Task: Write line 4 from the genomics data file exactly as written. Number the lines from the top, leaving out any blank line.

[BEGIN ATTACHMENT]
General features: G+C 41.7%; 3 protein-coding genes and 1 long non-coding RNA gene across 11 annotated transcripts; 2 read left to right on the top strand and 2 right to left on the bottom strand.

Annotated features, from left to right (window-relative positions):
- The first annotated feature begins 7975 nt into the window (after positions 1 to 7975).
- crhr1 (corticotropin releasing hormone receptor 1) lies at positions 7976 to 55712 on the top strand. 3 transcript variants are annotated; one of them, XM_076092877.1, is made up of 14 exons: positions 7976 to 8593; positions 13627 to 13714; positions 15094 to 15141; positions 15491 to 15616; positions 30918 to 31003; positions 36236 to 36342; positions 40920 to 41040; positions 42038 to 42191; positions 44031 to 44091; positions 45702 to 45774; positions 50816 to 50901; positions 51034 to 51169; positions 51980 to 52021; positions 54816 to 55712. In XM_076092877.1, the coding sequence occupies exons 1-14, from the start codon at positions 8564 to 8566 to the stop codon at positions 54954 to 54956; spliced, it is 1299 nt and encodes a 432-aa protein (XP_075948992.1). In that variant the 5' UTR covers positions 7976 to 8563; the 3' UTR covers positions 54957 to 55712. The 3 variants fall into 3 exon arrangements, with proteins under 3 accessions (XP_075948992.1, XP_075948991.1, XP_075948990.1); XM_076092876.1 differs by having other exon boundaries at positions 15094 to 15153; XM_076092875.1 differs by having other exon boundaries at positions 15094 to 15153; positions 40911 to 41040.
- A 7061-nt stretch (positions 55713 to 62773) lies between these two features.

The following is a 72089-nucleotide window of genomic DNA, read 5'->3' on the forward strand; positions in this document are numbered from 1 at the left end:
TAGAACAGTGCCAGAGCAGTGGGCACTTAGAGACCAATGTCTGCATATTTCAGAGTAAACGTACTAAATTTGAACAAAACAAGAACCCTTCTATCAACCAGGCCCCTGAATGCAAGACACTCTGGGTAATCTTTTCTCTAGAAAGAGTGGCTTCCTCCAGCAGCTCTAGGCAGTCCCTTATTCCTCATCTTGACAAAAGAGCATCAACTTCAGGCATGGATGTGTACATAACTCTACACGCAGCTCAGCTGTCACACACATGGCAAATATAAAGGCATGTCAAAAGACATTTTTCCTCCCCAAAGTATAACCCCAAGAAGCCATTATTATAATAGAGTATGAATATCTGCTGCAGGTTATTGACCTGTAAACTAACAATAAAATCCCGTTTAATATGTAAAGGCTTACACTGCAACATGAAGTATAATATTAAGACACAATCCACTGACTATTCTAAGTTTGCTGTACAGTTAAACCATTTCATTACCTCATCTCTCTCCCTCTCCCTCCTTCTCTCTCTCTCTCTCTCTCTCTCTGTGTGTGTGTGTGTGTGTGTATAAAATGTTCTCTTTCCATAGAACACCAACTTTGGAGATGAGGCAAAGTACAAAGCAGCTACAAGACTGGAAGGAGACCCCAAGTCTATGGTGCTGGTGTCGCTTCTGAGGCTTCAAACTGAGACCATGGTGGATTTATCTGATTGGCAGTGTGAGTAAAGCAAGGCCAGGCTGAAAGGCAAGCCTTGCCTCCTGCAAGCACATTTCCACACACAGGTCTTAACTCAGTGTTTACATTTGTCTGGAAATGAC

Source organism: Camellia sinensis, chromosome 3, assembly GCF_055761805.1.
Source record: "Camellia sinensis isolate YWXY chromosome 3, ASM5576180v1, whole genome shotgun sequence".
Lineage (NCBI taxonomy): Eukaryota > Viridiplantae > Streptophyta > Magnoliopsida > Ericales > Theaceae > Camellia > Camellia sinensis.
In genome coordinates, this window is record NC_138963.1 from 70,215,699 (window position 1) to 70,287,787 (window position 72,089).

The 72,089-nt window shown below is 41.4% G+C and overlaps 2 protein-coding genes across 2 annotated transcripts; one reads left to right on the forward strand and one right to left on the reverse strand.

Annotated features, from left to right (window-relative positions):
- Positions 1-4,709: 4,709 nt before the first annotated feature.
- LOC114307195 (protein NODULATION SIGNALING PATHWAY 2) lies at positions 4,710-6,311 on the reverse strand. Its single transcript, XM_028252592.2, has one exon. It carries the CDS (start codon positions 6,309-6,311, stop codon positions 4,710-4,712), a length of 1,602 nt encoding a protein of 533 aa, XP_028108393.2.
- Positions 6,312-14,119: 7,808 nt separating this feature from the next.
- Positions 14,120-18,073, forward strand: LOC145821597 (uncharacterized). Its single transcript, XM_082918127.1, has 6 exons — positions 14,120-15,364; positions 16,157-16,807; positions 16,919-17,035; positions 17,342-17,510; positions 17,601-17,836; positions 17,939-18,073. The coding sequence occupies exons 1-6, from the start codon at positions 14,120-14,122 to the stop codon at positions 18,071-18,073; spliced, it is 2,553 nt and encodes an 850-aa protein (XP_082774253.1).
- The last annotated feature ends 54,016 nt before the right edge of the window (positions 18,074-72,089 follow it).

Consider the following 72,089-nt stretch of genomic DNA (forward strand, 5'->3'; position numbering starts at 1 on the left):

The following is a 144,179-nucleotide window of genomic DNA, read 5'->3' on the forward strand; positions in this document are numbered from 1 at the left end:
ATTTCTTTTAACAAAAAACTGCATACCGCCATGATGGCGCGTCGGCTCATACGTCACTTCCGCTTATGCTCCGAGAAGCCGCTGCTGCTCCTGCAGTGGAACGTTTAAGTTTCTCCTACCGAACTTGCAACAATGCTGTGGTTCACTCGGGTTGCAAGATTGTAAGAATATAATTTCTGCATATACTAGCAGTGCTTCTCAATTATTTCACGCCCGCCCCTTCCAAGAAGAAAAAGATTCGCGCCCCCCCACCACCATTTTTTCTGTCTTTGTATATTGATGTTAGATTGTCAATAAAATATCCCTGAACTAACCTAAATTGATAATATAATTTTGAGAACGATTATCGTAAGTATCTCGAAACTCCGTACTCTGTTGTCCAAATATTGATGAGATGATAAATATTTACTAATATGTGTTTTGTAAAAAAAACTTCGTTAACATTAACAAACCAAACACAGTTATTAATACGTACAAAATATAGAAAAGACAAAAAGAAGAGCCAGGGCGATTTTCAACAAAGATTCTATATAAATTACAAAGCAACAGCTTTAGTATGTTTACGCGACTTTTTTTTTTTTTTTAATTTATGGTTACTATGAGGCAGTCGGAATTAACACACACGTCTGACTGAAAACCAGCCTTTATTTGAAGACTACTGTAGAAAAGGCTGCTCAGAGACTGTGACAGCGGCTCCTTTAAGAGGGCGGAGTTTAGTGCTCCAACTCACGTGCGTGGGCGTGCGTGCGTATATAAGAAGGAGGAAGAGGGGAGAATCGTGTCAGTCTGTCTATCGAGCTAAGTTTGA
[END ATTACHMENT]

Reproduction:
- crhr1 (corticotropin releasing hormone receptor 1) lies at positions 7976 to 55712 on the top strand. 3 transcript variants are annotated; one of them, XM_076092877.1, is made up of 14 exons: positions 7976 to 8593; positions 13627 to 13714; positions 15094 to 15141; positions 15491 to 15616; positions 30918 to 31003; positions 36236 to 36342; positions 40920 to 41040; positions 42038 to 42191; positions 44031 to 44091; positions 45702 to 45774; positions 50816 to 50901; positions 51034 to 51169; positions 51980 to 52021; positions 54816 to 55712. In XM_076092877.1, the coding sequence occupies exons 1-14, from the start codon at positions 8564 to 8566 to the stop codon at positions 54954 to 54956; spliced, it is 1299 nt and encodes a 432-aa protein (XP_075948992.1). In that variant the 5' UTR covers positions 7976 to 8563; the 3' UTR covers positions 54957 to 55712. The 3 variants fall into 3 exon arrangements, with proteins under 3 accessions (XP_075948992.1, XP_075948991.1, XP_075948990.1); XM_076092876.1 differs by having other exon boundaries at positions 15094 to 15153; XM_076092875.1 differs by having other exon boundaries at positions 15094 to 15153; positions 40911 to 41040.